The Financial Times reports that Google is trying to convince the Trump administration that it's in the interest of US national security to allow Huawei to use Android and Google's services on its smartphones.
As you probably already know since the story has been unfolding for weeks, US companies have been banned from having any business relationships with Huawei, making the Chinese firm the unfortunate collateral damage of Trump's trade war with China. Alphabet, and thus Google, are no exception to this, even if the company has been given a temporary license to continue giving software updates to existing phones until August 19.
Beyond the short term, if things continue on this course, upcoming Huawei smartphones won't be able to receive future Android updates, and will lose access to Google apps and services, making the future very uncertain. But, according to a new report, Google may be fighting against this.
The Financial Times' source said that Google is arguing to the US government that if Huawei were to fork Android, the hybrid version that results from this may be "more at risk of being hacked, not least by China."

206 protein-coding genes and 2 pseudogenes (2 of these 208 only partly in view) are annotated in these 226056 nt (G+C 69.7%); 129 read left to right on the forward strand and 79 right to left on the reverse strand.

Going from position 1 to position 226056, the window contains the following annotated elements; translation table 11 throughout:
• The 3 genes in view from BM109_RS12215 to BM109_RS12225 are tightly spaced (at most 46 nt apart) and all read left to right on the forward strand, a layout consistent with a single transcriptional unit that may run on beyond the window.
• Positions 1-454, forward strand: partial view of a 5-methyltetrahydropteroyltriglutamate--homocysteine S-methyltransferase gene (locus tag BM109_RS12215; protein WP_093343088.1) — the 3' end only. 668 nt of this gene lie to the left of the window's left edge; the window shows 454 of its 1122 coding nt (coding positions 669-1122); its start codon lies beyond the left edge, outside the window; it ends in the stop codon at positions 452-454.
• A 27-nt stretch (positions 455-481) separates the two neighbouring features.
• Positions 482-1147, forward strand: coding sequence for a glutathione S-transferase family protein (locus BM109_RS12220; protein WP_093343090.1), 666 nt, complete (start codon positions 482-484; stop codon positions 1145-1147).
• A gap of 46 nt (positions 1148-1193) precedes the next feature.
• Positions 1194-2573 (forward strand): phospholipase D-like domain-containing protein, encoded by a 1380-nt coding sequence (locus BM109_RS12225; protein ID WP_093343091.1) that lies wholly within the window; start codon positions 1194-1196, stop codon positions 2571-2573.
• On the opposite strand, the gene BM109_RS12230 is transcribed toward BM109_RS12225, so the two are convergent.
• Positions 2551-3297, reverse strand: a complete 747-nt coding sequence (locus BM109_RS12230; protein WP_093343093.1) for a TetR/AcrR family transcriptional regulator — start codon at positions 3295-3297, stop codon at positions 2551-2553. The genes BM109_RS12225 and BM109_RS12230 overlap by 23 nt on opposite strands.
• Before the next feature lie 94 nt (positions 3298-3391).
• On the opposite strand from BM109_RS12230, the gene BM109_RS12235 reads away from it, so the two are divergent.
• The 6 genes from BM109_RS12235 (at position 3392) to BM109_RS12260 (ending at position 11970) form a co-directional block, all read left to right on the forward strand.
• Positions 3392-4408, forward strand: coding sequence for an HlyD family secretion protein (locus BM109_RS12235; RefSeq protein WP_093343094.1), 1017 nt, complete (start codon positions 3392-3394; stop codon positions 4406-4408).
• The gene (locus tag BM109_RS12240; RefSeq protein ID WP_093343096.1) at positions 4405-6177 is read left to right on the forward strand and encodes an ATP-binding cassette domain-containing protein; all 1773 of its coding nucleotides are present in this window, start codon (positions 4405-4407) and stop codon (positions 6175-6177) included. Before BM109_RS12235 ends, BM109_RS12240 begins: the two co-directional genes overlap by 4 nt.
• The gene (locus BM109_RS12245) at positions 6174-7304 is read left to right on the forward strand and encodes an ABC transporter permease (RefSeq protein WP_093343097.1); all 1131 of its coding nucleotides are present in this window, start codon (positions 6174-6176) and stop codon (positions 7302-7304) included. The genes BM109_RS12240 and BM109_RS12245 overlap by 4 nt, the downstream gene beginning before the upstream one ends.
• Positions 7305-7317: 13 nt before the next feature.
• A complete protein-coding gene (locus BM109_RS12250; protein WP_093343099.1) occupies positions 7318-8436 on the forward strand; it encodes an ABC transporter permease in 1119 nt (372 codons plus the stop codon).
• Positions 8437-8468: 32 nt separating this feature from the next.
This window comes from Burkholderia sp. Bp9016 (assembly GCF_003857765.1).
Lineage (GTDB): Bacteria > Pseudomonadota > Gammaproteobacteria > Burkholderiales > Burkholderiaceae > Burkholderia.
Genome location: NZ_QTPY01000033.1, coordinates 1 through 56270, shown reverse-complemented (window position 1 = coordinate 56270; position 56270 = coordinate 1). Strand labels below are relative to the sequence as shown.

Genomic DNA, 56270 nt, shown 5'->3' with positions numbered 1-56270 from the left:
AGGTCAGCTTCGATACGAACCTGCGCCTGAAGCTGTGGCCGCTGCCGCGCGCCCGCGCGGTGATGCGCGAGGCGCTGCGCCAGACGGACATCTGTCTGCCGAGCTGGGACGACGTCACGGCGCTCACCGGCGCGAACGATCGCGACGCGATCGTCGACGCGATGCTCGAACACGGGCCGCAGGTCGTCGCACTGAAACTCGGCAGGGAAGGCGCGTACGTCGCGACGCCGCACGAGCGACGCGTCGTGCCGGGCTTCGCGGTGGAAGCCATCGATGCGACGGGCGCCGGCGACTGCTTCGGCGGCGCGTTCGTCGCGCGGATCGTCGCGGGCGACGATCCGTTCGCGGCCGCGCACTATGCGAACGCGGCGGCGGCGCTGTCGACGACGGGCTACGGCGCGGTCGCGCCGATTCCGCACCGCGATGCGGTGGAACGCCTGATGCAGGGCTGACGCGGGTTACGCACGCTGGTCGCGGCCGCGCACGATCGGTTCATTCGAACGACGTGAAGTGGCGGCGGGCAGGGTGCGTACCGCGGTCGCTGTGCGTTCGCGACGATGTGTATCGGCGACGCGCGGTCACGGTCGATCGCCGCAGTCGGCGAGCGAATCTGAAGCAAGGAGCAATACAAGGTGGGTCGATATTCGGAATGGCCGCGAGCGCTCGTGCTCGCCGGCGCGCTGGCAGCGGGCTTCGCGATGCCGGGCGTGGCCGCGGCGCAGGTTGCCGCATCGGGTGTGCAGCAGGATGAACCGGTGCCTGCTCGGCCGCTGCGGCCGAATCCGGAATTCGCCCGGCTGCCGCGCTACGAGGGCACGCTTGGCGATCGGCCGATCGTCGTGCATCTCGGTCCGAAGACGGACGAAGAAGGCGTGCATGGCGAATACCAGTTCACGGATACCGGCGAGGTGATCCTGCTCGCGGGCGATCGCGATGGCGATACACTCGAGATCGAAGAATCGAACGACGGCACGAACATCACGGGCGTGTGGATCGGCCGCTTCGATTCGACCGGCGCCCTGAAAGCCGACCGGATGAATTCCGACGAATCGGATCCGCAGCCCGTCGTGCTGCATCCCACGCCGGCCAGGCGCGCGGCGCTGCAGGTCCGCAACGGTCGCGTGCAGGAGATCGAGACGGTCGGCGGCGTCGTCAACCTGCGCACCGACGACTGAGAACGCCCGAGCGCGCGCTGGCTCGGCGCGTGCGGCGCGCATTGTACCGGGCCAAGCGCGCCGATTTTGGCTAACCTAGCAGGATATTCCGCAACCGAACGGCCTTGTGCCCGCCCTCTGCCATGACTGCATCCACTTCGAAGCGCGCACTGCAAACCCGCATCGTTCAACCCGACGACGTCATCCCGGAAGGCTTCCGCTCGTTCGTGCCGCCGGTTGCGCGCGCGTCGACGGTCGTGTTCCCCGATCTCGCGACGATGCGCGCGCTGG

Even though Huawei phones are banned in the US, if this forked version of Android were sold elsewhere, it could still create vulnerabilities for US security, since US companies or individuals could send information to these potentially insecure devices.
Without Google's services, phones would be less secure because they would lack, for example, Google Play Protect, which scans for malware and other threats automatically, and because most people get their apps from the Play Store, where app security is checked more than on other Android app stores you might find. Plus, even with end-to-end encryption, a phone infected with malware may still be able to see information that passes through the device.
Huawei has stated that it is waiting to see how Google talks evolve, according to Bloomberg. If Google is able to convince the Trump administration that it is in the best interest of US national security to keep Huawei from hurriedly creating its own OS (or building one off a version of Android without Google services that it's already using in China), we may see a quicker end to this rapidly developing and troublesome situation.
Do you think Google will succeed in making its case? Let us know your thoughts in the comments!